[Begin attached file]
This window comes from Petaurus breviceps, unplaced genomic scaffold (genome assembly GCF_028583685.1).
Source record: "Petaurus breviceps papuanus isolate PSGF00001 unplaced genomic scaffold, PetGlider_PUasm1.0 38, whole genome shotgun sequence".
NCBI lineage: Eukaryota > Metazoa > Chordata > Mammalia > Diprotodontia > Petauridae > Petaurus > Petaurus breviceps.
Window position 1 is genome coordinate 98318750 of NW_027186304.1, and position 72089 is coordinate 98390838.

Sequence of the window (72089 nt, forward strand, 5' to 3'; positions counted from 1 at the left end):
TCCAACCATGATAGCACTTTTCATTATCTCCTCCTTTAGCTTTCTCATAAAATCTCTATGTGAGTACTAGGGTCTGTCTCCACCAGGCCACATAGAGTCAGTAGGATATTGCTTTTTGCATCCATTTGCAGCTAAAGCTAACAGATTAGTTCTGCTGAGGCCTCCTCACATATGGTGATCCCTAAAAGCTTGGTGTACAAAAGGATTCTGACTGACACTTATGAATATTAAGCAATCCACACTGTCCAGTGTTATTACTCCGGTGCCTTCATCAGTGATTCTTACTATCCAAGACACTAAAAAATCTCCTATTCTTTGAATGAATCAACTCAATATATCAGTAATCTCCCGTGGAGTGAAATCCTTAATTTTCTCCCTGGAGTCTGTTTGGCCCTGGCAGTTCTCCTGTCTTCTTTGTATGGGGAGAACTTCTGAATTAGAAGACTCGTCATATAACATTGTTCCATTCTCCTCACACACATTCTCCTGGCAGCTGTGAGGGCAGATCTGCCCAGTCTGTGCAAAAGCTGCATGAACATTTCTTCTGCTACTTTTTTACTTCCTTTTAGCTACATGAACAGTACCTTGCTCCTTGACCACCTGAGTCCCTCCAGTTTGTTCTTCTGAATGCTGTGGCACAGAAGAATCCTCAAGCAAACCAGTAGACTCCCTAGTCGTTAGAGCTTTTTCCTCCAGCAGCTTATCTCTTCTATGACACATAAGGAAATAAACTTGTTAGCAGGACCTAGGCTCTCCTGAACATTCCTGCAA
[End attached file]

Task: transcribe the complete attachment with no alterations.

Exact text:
This window comes from Petaurus breviceps, unplaced genomic scaffold (genome assembly GCF_028583685.1).
Source record: "Petaurus breviceps papuanus isolate PSGF00001 unplaced genomic scaffold, PetGlider_PUasm1.0 38, whole genome shotgun sequence".
NCBI lineage: Eukaryota > Metazoa > Chordata > Mammalia > Diprotodontia > Petauridae > Petaurus > Petaurus breviceps.
Window position 1 is genome coordinate 98318750 of NW_027186304.1, and position 72089 is coordinate 98390838.

Sequence of the window (72089 nt, forward strand, 5' to 3'; positions counted from 1 at the left end):
TCCAACCATGATAGCACTTTTCATTATCTCCTCCTTTAGCTTTCTCATAAAATCTCTATGTGAGTACTAGGGTCTGTCTCCACCAGGCCACATAGAGTCAGTAGGATATTGCTTTTTGCATCCATTTGCAGCTAAAGCTAACAGATTAGTTCTGCTGAGGCCTCCTCACATATGGTGATCCCTAAAAGCTTGGTGTACAAAAGGATTCTGACTGACACTTATGAATATTAAGCAATCCACACTGTCCAGTGTTATTACTCCGGTGCCTTCATCAGTGATTCTTACTATCCAAGACACTAAAAAATCTCCTATTCTTTGAATGAATCAACTCAATATATCAGTAATCTCCCGTGGAGTGAAATCCTTAATTTTCTCCCTGGAGTCTGTTTGGCCCTGGCAGTTCTCCTGTCTTCTTTGTATGGGGAGAACTTCTGAATTAGAAGACTCGTCATATAACATTGTTCCATTCTCCTCACACACATTCTCCTGGCAGCTGTGAGGGCAGATCTGCCCAGTCTGTGCAAAAGCTGCATGAACATTTCTTCTGCTACTTTTTTACTTCCTTTTAGCTACATGAACAGTACCTTGCTCCTTGACCACCTGAGTCCCTCCAGTTTGTTCTTCTGAATGCTGTGGCACAGAAGAATCCTCAAGCAAACCAGTAGACTCCCTAGTCGTTAGAGCTTTTTCCTCCAGCAGCTTATCTCTTCTATGACACATAAGGAAATAAACTTGTTAGCAGGACCTAGGCTCTCCTGAACATTCCTGCAA